From Academy Award® Winner Spike Lee comes a New Joint: the story of four African-American Vets — Paul (Delroy Lindo), Otis (Clarke Peters), Eddie (Norm Lewis), and Melvin (Isiah Whitlock, Jr.) — who return to Vietnam. Searching for the remains of their fallen Squad Leader (Chadwick Boseman) and the promise of buried treasure, our heroes, joined by Paul’s concerned son (Jonathan Majors), battle forces of Man and Nature — while confronted by the lasting ravages of The Immorality of The Vietnam War.
There’s absolutely no denying it, but Delroy Lindo’s performance in Da 5 Bloods is one of the best elements in the film. Lindo benefits greatly given the deeply rich and complex aspects in his character, “Paul”. We see the multiple layers and conflicting issues his character experiences reveal themselves over time. What made his performance so captivating is that he constantly makes the audience question whether we should empathize, relate, cheer for, or root against him. Lindo’s delivery in every scene is mostly effective due to the level of passion and commitment he exhibits in some of the most tense moments of the film. While the rest of the cast also provided some stellar acting, I think much of that was aided by the intriguing themes in the film.
Da 5 Bloods tackles a number of themes that really gives the film a lot of substance. One of the themes explored is that of fatherhood between Paul and David’s character (played by Jonathan Majors). The most appealing thing about this dynamic was how turbulent the relationship was between the two. When you dig down deep enough, you can still see the push and pull of paternal love that exists. You see a son doing whatever it takes to seek the love of his father, and a damaged father struggling to love his son the best way he knows how.
While there are other themes at play, I particularly thought the most important one in Da 5 Bloods was the problematic relationship between being an American war veteran and being Black in America. From the very beginning we get see how this dynamic is both an internal and external strife. I thought the Da 5 Bloods was successful in communicating the messiness of how the American ideals don’t always apply to Black people and the film placed that notion in a more humanizing manner.
Finally, Da 5 Bloods maintains an artistic vision of mixed cinematography and editing that seeks to communicate clear messages. Spike Lee is no stranger to making his messages overt and obvious through the use of his characters dialogue and in the visual style of the presentation of his films. In Da 5 Bloods, there’s a blending of images and historical videos to help emphasize the historical references that are being evoked. I think the benefit in this approach is that it amplifies the figures or events with more than just rhetoric that can easily be dismissed or forgotten by viewers. It’s more effective when people can both see and hear something to make the impression more long lasting.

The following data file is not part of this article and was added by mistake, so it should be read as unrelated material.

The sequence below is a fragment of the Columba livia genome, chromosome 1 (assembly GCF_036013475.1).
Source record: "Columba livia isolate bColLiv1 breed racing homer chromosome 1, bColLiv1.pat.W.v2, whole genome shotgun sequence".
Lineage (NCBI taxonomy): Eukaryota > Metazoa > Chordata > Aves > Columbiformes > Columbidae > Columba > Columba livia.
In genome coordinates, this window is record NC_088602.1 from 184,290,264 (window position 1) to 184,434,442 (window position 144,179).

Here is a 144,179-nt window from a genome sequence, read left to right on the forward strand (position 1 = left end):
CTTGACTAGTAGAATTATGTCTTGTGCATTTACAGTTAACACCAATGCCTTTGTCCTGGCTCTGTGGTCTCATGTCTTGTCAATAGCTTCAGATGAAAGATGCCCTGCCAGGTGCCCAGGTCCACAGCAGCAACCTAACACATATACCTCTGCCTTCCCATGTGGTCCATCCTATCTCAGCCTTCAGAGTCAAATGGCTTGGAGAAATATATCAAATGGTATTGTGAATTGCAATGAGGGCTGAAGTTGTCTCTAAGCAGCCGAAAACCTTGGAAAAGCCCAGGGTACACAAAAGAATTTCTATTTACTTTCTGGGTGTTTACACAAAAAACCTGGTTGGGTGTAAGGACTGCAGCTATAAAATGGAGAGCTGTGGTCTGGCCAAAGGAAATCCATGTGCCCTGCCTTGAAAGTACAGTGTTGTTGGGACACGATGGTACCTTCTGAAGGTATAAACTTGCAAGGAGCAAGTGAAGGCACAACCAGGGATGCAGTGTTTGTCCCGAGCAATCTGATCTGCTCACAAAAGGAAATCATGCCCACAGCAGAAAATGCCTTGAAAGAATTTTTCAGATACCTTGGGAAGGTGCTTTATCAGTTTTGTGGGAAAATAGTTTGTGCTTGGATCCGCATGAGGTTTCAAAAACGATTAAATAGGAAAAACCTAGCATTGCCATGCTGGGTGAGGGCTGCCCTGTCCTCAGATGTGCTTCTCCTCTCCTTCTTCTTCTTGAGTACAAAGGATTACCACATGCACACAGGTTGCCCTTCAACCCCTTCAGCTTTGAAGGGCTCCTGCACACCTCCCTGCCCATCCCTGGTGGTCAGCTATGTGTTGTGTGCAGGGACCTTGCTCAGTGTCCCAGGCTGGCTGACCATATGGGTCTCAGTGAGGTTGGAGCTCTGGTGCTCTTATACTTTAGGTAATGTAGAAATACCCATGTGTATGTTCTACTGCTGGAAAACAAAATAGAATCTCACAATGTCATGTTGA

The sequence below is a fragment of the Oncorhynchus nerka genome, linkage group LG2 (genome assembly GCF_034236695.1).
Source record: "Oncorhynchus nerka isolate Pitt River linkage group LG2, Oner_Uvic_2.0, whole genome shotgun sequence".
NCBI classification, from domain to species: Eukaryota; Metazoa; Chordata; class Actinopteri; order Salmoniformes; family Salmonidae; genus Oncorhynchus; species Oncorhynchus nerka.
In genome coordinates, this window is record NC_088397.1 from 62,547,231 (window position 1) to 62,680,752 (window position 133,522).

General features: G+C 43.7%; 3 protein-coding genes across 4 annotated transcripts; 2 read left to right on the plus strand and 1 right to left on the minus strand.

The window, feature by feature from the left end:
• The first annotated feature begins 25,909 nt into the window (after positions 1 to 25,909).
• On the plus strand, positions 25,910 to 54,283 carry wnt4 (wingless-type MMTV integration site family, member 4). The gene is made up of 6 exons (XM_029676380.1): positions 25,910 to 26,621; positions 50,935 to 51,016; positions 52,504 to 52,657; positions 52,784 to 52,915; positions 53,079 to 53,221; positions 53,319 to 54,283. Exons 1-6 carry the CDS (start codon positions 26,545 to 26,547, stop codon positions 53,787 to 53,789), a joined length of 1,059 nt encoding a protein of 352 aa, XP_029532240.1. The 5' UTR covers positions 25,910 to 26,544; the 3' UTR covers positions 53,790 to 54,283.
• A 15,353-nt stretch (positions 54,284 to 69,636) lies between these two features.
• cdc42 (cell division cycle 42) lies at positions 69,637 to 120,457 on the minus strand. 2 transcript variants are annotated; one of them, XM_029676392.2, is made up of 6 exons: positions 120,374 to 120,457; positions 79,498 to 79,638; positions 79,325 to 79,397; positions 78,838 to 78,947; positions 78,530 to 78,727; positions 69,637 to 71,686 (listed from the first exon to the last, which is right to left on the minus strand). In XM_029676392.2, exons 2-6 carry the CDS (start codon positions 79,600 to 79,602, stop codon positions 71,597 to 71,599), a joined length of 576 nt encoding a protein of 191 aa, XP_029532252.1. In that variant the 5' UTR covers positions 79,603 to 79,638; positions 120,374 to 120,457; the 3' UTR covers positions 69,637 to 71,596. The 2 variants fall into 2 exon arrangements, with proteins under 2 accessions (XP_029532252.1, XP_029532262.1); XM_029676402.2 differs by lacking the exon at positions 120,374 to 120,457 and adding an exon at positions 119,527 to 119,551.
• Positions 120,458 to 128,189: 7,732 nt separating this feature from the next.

I had a few minor issues with the film, and one of them was the choice to use the same actors to play in flashbacks. Whenever the flashbacks happened in the movie, especially with the younger Chadwick Boseman appearing, it felt very awkward to still have the older actors portraying their younger selves. I almost got the sense that they were going for a similar effect with the Irishman, but maybe changed their minds on using the de-aging visual effects. Granted, I did get over it after a while, but it was still nevertheless distracting for the first third of the film.
Another minor issue was in the pacing of the film. Spike Lee is no stranger to making films longer in their runtime, and Da 5 Bloods was no exception with its 2 hr 30 min runtime. It was a bit offsetting because it was confusing to know the direction of the film itself. For the first two acts, it felt like this was a movie where we were going to just get to know the characters and maybe just examine their inner struggles. However, with the final act turning more into a cinematic movie, it made me question if we needed other scenes in the film. For instance, I could easily imagine trimming down some of the “Chicken scene” because it started to feel repetitive. Thankfully, it led to a fanatic sequence with Lindo’s character, and thus I can also see why it was left in the way it was. The editing and pacing of the Da 5 Bloods isn’t a deal breaker for me, but I can see how it may dissuade others.
Director: Spike Lee
Writer: Danny Bilson, Paul De Meo
Stars: Chadwick Boseman, Delroy Lindo, Clarke Peters, Jonathan Majors, Isiah Whitlock Jr. and more
- Acting – 8/10
- Cinematography – 8/10
- Plot/Screenplay – 7/10
- Setting/Theme – 9/10
- Buyability – 9/10
- Recyclability – 7/10